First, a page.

Week of Dec 17 - Photo of the Week, Ghost Light
Canon R5 - EF100-400mm f/4.5-5.6L IS II USM @400mm - f/9.0 - 1/640 second - ISO 320 (tripod used kind of like a gimbal for quick movement of waves)
When the wind comes tearing through whatever we are trying to photograph, it can be both a challenging and rewarding experience. While out leading a private tour early this past fall we had a brief break in the wind whipping rain to get out and photograph the high surf blowing all around. The waves all off in the distance, but within telephoto range, are always an impressive site to watch.
I kept noticing this one area where the waves would frequently crash over a rock cliff ledge followed quickly by the wind swirling it around before it faded away into small droplets the eye couldn't see. While we seized the opportunity I spent a few minutes honed in on this spot taking about 10 frames. Since I was moving all around none of the frames were lined up. All of them had a lot or a little movement from frame to frame. For a sense of scale if you click on the larger version you will see a black bird flying in the center just above the wave. The bird is in the main frame used and not painted in from another frame.
Even though one frame by itself was engaging I wanted to bring the power and energy across in how it felt which had me blending two frames together. Once I did that the name became clear to me. "I see a couple horns" I say to myself. Almost as if a ghostly or spirt animal skull has appeared from the waves. But this view you see was the second processing attempt. The first one I had to throw away. We should never feel we have invested so much time as an artist that we have to keep or finish a piece if it doesn't feel or look right. To me these decisions are all part of the creative journey.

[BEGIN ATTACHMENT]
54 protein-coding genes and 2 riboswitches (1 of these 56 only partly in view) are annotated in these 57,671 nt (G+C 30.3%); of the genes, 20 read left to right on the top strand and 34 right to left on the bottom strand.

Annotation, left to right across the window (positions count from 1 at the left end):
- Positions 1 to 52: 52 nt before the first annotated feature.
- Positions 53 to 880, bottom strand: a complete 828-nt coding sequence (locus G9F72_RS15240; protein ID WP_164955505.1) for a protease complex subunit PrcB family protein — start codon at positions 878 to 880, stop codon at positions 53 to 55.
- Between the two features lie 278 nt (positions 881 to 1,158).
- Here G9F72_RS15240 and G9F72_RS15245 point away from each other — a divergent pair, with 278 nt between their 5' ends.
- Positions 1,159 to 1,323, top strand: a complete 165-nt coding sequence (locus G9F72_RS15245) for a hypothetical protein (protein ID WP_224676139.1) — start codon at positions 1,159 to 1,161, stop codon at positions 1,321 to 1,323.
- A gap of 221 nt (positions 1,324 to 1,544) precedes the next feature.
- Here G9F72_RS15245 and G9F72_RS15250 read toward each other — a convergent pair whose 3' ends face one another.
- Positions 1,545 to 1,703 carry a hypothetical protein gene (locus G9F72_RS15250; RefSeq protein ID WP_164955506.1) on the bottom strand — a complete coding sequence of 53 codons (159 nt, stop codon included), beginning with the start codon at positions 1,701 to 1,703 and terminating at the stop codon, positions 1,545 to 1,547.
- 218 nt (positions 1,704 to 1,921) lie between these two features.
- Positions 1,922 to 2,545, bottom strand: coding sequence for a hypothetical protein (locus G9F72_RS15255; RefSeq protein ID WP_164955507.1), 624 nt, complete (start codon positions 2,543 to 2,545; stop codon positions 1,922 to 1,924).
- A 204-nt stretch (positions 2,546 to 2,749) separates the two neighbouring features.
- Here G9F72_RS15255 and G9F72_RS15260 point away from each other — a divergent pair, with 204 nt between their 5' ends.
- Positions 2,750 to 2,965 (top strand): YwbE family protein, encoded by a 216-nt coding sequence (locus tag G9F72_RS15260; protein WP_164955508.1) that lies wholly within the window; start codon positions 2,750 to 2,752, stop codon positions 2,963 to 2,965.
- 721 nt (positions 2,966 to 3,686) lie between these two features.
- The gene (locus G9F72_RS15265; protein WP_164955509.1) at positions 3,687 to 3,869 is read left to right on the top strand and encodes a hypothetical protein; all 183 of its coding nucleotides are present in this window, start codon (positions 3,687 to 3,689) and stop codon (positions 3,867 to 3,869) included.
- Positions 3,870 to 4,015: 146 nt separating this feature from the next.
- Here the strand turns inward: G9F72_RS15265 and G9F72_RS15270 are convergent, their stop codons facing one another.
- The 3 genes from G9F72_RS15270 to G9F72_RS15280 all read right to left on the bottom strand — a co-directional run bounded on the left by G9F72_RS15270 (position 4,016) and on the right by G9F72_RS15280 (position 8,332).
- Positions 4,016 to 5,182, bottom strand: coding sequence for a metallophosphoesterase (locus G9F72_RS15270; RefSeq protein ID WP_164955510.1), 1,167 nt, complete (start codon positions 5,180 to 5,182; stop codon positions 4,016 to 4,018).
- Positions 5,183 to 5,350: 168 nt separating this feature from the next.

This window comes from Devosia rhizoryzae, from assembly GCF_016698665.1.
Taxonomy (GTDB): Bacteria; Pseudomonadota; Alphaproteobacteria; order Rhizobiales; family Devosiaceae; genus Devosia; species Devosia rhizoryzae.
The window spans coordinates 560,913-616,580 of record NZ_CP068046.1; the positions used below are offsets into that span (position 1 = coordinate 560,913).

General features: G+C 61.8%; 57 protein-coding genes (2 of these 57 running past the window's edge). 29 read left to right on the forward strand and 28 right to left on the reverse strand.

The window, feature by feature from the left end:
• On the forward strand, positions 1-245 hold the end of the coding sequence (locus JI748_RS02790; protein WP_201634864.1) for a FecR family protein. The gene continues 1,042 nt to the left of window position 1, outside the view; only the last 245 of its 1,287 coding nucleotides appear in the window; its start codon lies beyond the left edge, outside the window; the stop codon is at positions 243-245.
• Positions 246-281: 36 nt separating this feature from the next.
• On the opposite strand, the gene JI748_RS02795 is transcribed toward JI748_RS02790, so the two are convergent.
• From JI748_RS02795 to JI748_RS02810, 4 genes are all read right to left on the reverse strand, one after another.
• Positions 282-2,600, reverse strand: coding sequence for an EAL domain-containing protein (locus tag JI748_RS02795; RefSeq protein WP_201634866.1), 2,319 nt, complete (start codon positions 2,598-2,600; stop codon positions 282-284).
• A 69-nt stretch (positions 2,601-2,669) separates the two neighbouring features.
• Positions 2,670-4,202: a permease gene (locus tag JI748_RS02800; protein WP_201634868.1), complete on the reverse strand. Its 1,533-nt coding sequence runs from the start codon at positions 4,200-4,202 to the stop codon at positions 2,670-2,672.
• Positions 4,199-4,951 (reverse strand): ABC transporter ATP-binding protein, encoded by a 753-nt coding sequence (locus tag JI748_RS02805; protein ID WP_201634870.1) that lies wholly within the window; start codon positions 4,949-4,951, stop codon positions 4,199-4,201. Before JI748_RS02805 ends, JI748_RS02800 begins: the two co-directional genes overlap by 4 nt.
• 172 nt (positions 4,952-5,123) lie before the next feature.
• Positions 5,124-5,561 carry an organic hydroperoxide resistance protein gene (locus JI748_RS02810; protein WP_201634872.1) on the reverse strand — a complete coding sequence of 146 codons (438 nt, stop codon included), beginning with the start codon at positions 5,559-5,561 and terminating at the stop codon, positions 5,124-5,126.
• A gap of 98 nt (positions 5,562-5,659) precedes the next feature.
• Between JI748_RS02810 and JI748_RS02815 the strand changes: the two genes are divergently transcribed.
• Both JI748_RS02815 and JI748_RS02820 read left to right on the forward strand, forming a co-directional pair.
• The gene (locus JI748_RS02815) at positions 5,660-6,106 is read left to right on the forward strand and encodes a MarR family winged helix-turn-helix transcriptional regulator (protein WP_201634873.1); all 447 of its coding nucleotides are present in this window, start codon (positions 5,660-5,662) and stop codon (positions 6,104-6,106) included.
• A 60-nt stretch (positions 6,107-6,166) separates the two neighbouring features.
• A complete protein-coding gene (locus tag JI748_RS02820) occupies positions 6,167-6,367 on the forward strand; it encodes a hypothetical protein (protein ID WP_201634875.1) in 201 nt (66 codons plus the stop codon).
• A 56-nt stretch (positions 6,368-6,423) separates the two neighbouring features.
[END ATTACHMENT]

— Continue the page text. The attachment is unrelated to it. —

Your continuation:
"There is an innate connection between the soles of our feet and the soil that brings recognition, enlivened spirits, and unexpected joy. Our bodies and minds are made from, and for, this discerning intimacy. Yet most of us in modernized cultures have forfeited this indwelling intelligence." - Lyanda Lynn Haupt, Rooted
A tip for wave photography is that often you will find the faster the shutter speed the better. Early on I threw away so many files that were photographed at less than 1/500 of second where the waves almost looked confused. Was I trying to capture them in a flowy soft feel or stopping the action, a viewer couldn't clearly tell. Even at 1/640 for this photo is probably the slowest I could get away with here. Much slower I would have lost the detail in the spray blowing around in all directions.
With this image taken at 400mm it was not long enough. I ended up cropping close to 50% of the frame. I don't often crop this much but for this photo it was what I needed to. Starting with 45 MP it still leaves me with over 20 MP file. I have to remind myself how well I got by with my original 5D years ago with only 12 MP. Crop 50% from that file and the quality goes down quickly. In this case the resulting photo still looks great and can probably print at a decent size if I choose. This type of photo is a little more forgiving when it comes to enlarging which is also important to keep in mind as we whittle away on file cropping.
Photo Name Vote
As I mentioned above I see horns and named it Ghost Horns. I showed it my wife who likes the photo too but says Ghost Angel is a better choice. What do you see? I thought it would be fun to hear from those of you taking the time to read this. Vote to help name this photo. Thanks for playing along!